Did you know that Pokémon Black and White come out this Sunday and that there are now 649 Pokémon in existence? I remember back in the day when I would watch the anime on television and hear that familiar Pokérap song at the end of each episode naming all the Pokémon that, at the time, totaled 150. I'll admit, I was one of those people who tried to memorize their names, and I also went even further by researching their origins and how they were thought up. And guess what? I still do. This is the 16th of my many I Choose You! articles where I will span over five generations of games writing about each Pokémon and what makes it special. That's right - all 649 of them.
After four generation of Pokémon games, we have become accustomed to the same elements that appear in every game. For example, it's common knowledge you need eight badges to face the Elite Four; most towns have Pokémon Centers; and there is always a group of bad guys trying to rule the world. Another important tradition is that at the start of your game, a friendly professor will always offer you either a Grass, Fire, or Water-type Pokémon to use on your journey to be the next Pokémon League Champion. Each Pokémon has unique characteristics and stats, so your gaming experience might differ depending on which one you choose. Pokémon Black and White is no exception. Hit the jump for Unova's Grass-type starter, Snivy!
Because the games just came out in Japan this past September, my memories of the build-up to their revelation are still fresh in my mind. On May 9 2010, Pokémon Sunday, a weekly Japanese variety show that focused on the Pokémon anime and games, revealed the silhouettes of the three Generation V starters. And as soon as they did, the internet went wild. The show promised to fully reveal the Pokémon a week later, but within that week, fans tried their best to come up with their own representations of what each Pokémon would look like and even try to guess what species of animal each one was based on. Once Snivy's appearance was revealed, everyone thought it was the "coolest" looking one.
At first glance, Snivy, the Grass Snake Pokémon, looks a lot like Treecko, another Grass-type starter that premiered in Pokémon Ruby and Sapphire, that also happens to be a smug-looking reptile. In fact, if you think about, all Grass-type starters are based on real life reptiles. Bulbasaur and Chikorita are based on dinosaurs; Treecko is based on a gecko; Turtwig is based on a turtle; and now Snivy is based on a snake - but with legs. Like most Grass-type Pokémon, Snivy requires sunlight to stay healthy so it needs to keep the palmate leaf at the tip of its tail up all the time for energy. Snivy's name is a portmanteau of snake and ivy while its Japanese name, Tsutarja, is a mixture of tsuta (Japanese ivy) and ja (snake.)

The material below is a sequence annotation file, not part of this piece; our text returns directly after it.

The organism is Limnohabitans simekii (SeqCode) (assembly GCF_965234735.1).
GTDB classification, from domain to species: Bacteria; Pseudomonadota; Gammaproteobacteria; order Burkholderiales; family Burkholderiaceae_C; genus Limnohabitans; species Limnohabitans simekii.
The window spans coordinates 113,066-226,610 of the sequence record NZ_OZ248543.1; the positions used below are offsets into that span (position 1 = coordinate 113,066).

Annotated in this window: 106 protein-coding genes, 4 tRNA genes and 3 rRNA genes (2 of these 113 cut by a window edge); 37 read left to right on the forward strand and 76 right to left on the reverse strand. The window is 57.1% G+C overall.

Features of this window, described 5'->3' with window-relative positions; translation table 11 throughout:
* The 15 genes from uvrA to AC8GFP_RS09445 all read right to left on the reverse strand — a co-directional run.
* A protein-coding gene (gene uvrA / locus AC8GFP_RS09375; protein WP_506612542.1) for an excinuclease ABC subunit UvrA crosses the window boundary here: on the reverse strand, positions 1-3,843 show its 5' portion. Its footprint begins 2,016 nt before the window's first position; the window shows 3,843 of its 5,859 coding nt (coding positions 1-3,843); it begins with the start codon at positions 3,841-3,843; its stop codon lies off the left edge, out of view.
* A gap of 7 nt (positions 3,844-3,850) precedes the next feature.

Snivy has a sly expression, making it look tough and condescending. In fact, in an interview he did for the magazine Pokémon Pia, Ken Sugimori said that Snivy was designed with a Western design in mind. More specifically, it was inspired by French royalty. Its curly collar from behind resembles a fleur-de-lise, a French emblematic symbol. Its future evolutions also have more noticeable designs inspired by those of the French Renaissance. Because of its snake-like body and tiny limbs, Snivy resembles the skink, reptiles with reduced limbs that resemble snakes with legs. Snivy's color scheme seems to be inspired by the Rough Green Snake, a non-venomous North American snake with a bright green body and yellowish belly.
I did not choose Snivy as my starter Pokémon, simply because of practicality which I will explain in my upcoming articles. But, the interesting thing about Pokémon Black and White is that the first gym you visit changes depending on who you choose as your starter - so it's a good idea to prepare yourself if you do end up choosing Snivy as your starter. I did eventually get a Snivy traded to my game, and I really liked using it because of its Leaf Tornado, a Special attack that may lower your opponent's accuracy. Its expression lets it learn the appropriate Leer, Mean Look, and Glare. Snivy's two highest stats are its Speed and Defense, so even at this early stage you can choose whether you want to focus on its defenses and train it to be a good defensive wall with the classic Leech Seed and Substitute combo.
Snivy received a lot of hype when it was first revealed. It became everyone's favorite starter and people fell in love with its smug appearance, even referring to it as "Smugleaf" before its English name was revealed. The reason why I didn't choose Snivy was because I had my eyes set on another Pokémon. But based on your own opinions, will you choose Snivy?